On August 24, 2001, I replied to Ms. Greenberg's "agreement" via email.
Here's what I said.
In regards to the fax you sent me yesterday: I have not agreed, I do not agree, and I will not
agree to sections 1d and 1e. Specifically:
I shall NOT refrain from making any public comments, on the Internet or otherwise, about TCI
or its principals, agents, or property, and...
I shall NOT keep the terms of our agreement confidential, and I shall NOT refrain from
disclosing the terms of our agreement to third parties.
More to the point, I can't tell you how surprised and disappointed I am by your attempt to modify
the terms of our agreement, which YOU proposed, and to which we both agreed. You sent me an offer on
August 16, I sent you an acceptance, the agreement contained consideration on both sides - we had
(and have) a contract. I will not engage in post-agreement negotiations. Under no circumstances will
I agree to any conditions other than those which you originally stipulated and to which we both
Furthermore, because I now have no confidence that you intend to honor our agreement, I will not
remove the website, nor will I release the domain names to you, nor will I process any paperwork,
until you pay me $1,000, the sum upon which we have already agreed. I am insisting on this
procedural change because, once I release the domain names to you, I have no reason to believe that
you will pay me without first insisting on even more new conditions - and at that point, I will have
absolutely no leverage with which to motivate you to honor the commitment which you have already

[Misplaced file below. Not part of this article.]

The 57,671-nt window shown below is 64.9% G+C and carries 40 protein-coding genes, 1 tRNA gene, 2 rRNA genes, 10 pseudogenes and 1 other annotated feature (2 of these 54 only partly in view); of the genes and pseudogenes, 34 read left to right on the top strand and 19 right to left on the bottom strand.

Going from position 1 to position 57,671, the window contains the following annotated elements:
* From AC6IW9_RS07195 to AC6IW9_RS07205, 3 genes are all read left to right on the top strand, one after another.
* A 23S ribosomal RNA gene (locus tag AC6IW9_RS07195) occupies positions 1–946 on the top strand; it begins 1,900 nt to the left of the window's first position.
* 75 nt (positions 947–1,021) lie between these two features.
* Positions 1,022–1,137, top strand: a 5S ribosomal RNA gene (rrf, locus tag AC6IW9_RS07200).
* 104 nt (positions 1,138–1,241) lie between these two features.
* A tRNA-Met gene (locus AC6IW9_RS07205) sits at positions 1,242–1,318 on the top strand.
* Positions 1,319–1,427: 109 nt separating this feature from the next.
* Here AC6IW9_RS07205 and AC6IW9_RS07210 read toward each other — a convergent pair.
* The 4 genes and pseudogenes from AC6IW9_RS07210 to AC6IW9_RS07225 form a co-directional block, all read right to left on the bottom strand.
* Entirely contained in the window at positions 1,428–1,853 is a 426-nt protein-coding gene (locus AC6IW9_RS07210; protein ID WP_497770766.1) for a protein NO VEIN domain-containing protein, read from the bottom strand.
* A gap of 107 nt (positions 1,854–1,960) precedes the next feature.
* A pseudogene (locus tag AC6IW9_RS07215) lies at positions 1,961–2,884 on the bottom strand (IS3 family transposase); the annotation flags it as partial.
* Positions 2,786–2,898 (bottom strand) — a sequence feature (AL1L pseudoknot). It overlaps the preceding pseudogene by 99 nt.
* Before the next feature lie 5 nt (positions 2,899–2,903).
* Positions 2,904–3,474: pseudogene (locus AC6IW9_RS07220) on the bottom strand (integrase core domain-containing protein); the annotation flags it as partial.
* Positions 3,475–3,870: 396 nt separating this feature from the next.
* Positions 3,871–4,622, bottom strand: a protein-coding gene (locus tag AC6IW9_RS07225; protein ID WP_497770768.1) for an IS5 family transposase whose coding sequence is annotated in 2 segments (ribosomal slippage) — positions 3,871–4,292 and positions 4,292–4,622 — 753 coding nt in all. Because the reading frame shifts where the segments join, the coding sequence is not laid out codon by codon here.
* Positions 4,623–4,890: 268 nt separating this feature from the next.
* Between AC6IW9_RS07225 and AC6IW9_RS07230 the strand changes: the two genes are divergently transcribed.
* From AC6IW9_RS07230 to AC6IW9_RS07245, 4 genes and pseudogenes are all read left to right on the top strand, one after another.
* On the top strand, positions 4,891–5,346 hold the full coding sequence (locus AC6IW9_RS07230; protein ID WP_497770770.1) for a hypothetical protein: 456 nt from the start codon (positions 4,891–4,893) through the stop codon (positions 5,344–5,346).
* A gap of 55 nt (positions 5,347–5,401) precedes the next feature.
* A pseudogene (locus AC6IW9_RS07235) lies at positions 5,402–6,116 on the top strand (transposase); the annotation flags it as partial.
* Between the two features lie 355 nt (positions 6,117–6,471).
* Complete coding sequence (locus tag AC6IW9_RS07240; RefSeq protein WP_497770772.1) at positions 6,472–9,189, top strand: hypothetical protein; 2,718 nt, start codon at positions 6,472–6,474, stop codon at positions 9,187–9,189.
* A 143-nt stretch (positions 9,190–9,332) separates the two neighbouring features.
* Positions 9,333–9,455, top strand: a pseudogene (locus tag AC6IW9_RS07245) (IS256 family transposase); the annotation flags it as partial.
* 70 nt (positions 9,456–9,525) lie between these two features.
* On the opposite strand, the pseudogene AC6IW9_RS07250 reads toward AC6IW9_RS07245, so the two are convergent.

Also: I take exception to the wording of your first "whereas," which might be construed as an
admission on my part that I have violated your trademark rights. I make no such admission. I would
like to see that paragraph amended along the lines of "...which allegedly incorporate..." or
"...which, TCI maintains, incorporate..."
So, here's where we stand:
I will sign an amended agreement that (1) excludes the sections you added, (2) states that I
am not expected to take any action whatsoever until after I am paid, and (3) amends the
paragraph that implies an admission of trademark violation on my part.
Once I receive your check, I will remove the website as quickly as possible, and I will
expeditiously process any paperwork that you send me to effect the domain transfer processes.
I insist that you honor our original agreement. If you do not intend to do so, then I look
forward to seeing you in court.
After she received my email, Ms. Greenberg called me, and we had a
pleasant but totally unproductive discussion. She insisted that we did not have an agreement,
while I insisted that we did have an agreement. She claimed that the new material in the
"agreement" she sent me simply represented details that had to be worked out; she told me that she had
been in many situations like this, and that "the devil is in the details." I maintained that the new
material introduced brand-new conditions that we had not previously discussed, and as such could hardly be
classified as "details" which would be clarifications of existing material, not the
introduction of entirely new conditions. (I remember saying that, under Ms. Greenberg's definition
of "details," I could claim that I wanted them to buy me a condo in Vail as part of our settlement
and that it wasn't a new condition, it was just part of the process of working out the
details. I keep checking the mail for the deed to the condo, but it hasn't shown up yet, so I guess
that Ms. Greenberg didn't go for it.)
Ms. Greenberg also maintained that a "confidentiality" clause is pretty
standard in cases like this (which it well may be) and that at any rate, it was so important to